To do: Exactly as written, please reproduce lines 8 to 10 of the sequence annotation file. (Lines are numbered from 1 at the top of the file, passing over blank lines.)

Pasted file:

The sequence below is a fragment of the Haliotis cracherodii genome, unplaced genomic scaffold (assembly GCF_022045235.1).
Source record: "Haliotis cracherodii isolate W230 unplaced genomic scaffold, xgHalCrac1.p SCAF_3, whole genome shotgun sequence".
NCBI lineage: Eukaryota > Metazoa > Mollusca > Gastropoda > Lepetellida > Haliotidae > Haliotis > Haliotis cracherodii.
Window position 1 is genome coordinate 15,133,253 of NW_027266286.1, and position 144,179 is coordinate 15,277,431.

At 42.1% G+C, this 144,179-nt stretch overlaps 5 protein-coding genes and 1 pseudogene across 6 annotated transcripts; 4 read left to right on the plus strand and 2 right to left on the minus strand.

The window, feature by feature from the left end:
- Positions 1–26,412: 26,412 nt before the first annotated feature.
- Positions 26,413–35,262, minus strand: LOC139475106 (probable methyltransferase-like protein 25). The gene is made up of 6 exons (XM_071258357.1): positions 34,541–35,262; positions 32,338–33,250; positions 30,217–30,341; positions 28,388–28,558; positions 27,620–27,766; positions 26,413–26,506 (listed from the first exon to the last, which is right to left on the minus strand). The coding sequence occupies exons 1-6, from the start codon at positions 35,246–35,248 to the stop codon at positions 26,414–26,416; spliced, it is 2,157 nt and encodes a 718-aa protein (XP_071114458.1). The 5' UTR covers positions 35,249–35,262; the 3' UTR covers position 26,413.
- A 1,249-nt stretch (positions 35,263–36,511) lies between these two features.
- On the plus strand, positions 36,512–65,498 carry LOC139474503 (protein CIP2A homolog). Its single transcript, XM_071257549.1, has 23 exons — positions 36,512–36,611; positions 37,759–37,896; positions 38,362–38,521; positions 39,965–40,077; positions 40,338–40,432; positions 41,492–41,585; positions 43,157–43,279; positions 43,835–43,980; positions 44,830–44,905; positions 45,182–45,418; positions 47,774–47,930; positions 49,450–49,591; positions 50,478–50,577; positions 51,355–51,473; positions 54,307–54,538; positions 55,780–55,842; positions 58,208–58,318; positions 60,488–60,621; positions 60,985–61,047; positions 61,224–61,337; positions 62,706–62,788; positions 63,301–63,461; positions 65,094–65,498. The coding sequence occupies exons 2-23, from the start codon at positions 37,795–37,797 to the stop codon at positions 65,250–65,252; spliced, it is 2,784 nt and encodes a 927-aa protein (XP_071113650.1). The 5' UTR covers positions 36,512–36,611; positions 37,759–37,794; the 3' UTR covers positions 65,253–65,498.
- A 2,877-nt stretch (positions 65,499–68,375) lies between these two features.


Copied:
- Positions 26,413–35,262, minus strand: LOC139475106 (probable methyltransferase-like protein 25). The gene is made up of 6 exons (XM_071258357.1): positions 34,541–35,262; positions 32,338–33,250; positions 30,217–30,341; positions 28,388–28,558; positions 27,620–27,766; positions 26,413–26,506 (listed from the first exon to the last, which is right to left on the minus strand). The coding sequence occupies exons 1-6, from the start codon at positions 35,246–35,248 to the stop codon at positions 26,414–26,416; spliced, it is 2,157 nt and encodes a 718-aa protein (XP_071114458.1). The 5' UTR covers positions 35,249–35,262; the 3' UTR covers position 26,413.
- A 1,249-nt stretch (positions 35,263–36,511) lies between these two features.
- On the plus strand, positions 36,512–65,498 carry LOC139474503 (protein CIP2A homolog). Its single transcript, XM_071257549.1, has 23 exons — positions 36,512–36,611; positions 37,759–37,896; positions 38,362–38,521; positions 39,965–40,077; positions 40,338–40,432; positions 41,492–41,585; positions 43,157–43,279; positions 43,835–43,980; positions 44,830–44,905; positions 45,182–45,418; positions 47,774–47,930; positions 49,450–49,591; positions 50,478–50,577; positions 51,355–51,473; positions 54,307–54,538; positions 55,780–55,842; positions 58,208–58,318; positions 60,488–60,621; positions 60,985–61,047; positions 61,224–61,337; positions 62,706–62,788; positions 63,301–63,461; positions 65,094–65,498. The coding sequence occupies exons 2-23, from the start codon at positions 37,795–37,797 to the stop codon at positions 65,250–65,252; spliced, it is 2,784 nt and encodes a 927-aa protein (XP_071113650.1). The 5' UTR covers positions 36,512–36,611; positions 37,759–37,794; the 3' UTR covers positions 65,253–65,498.